• We collected a number of responses from those who had left the legal sector. When they did, they went to a range of other areas. Mostly, transitioned out into other “special” areas, a contrast to those who have moved into the sector. Does this mean that those in law are pigeon holed? Or is it simply the preferences of the individuals as to where they have moved on to? s
  • Well, we can look at why they have moved on – these are some of the reasons given. The majority moved on due to expired contracts or promotion elsewhere. This is perhaps more to do with career progression, although some did mention that they were not keen on lawyers themselves…
  • Varied and interestingDifficult to process
  • Limited experienceand possessing a professional qualification is key
  • Compare 12% to 49% - assume someone who has just left library school?
  • 2 elementsExperience – we agreeQualification disagree – excludes students and graduate trainees
  • Interesting responses that demonstrate perceived benefits of working with new professionals
  • Now we know what a new professional is…Yes = 21%No =79%So now we know how we perceive what qualifies as a New Professional. 21.5% of our survey respondents were New Professionals, and 78.5% were experienced professionals.
  • Masters is overwhelmingly popular form of qualification, regardless of geographical location
  • Professional qualification is important to our definition of a New professional, how well do they actually prepare us for the world of work? Experienced professionals answered this only = distance to evaluateThis is somewhat surprising considering how many jobs require a professional qualification.
  • Learnt more on traineeships than during their studyCannot prepare you for working in a corporate law environmentToo general for someone who wants to specialise in law librariesWork experience more important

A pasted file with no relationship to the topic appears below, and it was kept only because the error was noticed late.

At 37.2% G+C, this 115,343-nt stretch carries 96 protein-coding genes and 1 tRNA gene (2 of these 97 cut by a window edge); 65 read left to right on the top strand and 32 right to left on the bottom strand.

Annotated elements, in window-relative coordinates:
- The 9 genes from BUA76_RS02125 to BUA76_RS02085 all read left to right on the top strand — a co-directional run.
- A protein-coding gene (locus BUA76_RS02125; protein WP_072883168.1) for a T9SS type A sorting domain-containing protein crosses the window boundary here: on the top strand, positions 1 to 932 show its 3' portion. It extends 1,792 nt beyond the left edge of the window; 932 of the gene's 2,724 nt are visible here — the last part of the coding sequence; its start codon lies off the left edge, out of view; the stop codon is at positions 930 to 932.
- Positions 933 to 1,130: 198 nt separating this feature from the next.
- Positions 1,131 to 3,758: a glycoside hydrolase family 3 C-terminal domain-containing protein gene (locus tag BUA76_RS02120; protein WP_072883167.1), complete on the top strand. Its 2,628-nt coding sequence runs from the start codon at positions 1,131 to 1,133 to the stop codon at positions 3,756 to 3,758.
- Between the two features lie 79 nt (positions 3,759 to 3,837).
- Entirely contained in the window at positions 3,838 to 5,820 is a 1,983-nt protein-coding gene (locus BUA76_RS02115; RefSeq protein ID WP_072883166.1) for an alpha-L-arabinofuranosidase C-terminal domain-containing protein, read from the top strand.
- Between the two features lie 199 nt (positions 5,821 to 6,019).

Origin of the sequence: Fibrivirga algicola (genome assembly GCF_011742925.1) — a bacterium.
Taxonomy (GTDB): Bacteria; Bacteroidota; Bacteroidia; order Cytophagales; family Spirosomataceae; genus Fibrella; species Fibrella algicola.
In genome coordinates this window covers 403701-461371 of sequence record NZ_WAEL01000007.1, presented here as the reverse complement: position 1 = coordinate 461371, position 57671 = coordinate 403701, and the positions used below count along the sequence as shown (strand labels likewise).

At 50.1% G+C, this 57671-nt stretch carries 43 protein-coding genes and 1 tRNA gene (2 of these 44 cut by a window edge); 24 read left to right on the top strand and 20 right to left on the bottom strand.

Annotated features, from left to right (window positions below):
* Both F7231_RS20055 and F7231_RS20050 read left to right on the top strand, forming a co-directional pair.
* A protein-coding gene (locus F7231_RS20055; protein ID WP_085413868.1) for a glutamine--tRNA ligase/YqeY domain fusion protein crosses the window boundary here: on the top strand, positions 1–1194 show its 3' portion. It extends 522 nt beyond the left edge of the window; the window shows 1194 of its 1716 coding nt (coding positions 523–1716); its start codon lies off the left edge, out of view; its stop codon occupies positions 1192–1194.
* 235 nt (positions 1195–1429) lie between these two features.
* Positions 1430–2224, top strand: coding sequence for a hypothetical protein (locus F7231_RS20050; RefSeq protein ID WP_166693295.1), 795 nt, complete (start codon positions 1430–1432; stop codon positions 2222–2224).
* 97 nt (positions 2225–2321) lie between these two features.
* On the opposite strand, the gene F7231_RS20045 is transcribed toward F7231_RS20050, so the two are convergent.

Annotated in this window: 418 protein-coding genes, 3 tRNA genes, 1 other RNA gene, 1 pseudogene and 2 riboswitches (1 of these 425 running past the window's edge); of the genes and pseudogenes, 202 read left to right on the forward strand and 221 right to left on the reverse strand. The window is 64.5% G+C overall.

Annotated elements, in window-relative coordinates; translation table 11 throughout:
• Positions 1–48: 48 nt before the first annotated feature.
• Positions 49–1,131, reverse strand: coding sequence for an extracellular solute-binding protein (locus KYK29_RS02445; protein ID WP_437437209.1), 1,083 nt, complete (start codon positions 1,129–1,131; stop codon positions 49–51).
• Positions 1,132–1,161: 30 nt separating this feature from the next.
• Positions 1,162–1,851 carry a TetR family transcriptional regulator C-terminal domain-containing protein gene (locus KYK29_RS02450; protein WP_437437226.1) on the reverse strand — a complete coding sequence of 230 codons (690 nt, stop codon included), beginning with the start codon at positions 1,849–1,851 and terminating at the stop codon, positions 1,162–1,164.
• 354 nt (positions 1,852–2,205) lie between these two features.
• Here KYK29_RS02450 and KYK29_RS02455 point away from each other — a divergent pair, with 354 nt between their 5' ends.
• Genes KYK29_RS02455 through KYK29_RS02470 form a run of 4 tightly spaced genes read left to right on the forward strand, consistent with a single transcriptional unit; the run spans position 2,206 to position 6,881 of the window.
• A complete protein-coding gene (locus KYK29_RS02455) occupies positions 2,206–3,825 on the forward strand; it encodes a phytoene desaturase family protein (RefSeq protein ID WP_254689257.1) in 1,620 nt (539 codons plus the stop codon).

• Excellent foundation or staring point, and that experience would provide the rest with timeHaving a qualification may help how you interact with extremely intelligent users.
  • GoodTheoretical grounding of librarianship principles, experience will bring rest with timeFelt unprepared for professional work, but had earned right to applyOnly so much a theoretical qualification can prepare for a practical jobTheory of cataloguing and classification – taxonomy, know how, and obviously books BadContent is too general – no training on legal resourcesModules impractical?Higher and longer work experience placements = gives taste, learn lots, and possibly help them secure job
  • As you can see, course completion for established professionals is much higher, but this is to be expected. It does show though that the vast majority of NPs are getting up to speed and attending courses in the early stages of the their career. When asked what course they found the most useful, new professionals answered the legal foundations course, although many thought outside of the box here and explained that anything as long as it is alongside day to day experience on a busy ref desk makes the biggest difference.
  • Established professionals were then asked if they felt if they were missing any areas when they started out that they would have liked to be trained in. We were hoping to align these with skills gaps that they identified with new professionals today, and to see if they were the same, and if Established professionals were doing anything about this to assist new entrants to the new profession.
  • Above are some of the needs that NPs and EPs differentiated on. Interesting that New Tech shows up, and PM. Eps show more “advanced” JD roles, managing and budgeting etc. Does this come too late? Should we be laying the groundwork now? Personal story. Of note also, NPs said that their employers were third very supportive, third supportive, and 30% middling. Only 5% resistant – so what training have they been provided with in house? Does it match the core overlap we identified, the needs that NPs identified, or those that Eps wished they had?
  • Common points that both needed when starting. Does this make it essential on a JD or first timer training? Consisted of: Database trainingMentoring CataloguingLegal system overviewHow do these responses compare to what experienced profs felt they were lacking in when they started out?
  • Speaking of ways to develop new skills…BIALL biggest, CILIP 2nd, due to majority of British respondentsHuge variety:American Association of Law LibrariansAustralian Law Librarians AssociationOrganisation of South Africa Law Librarians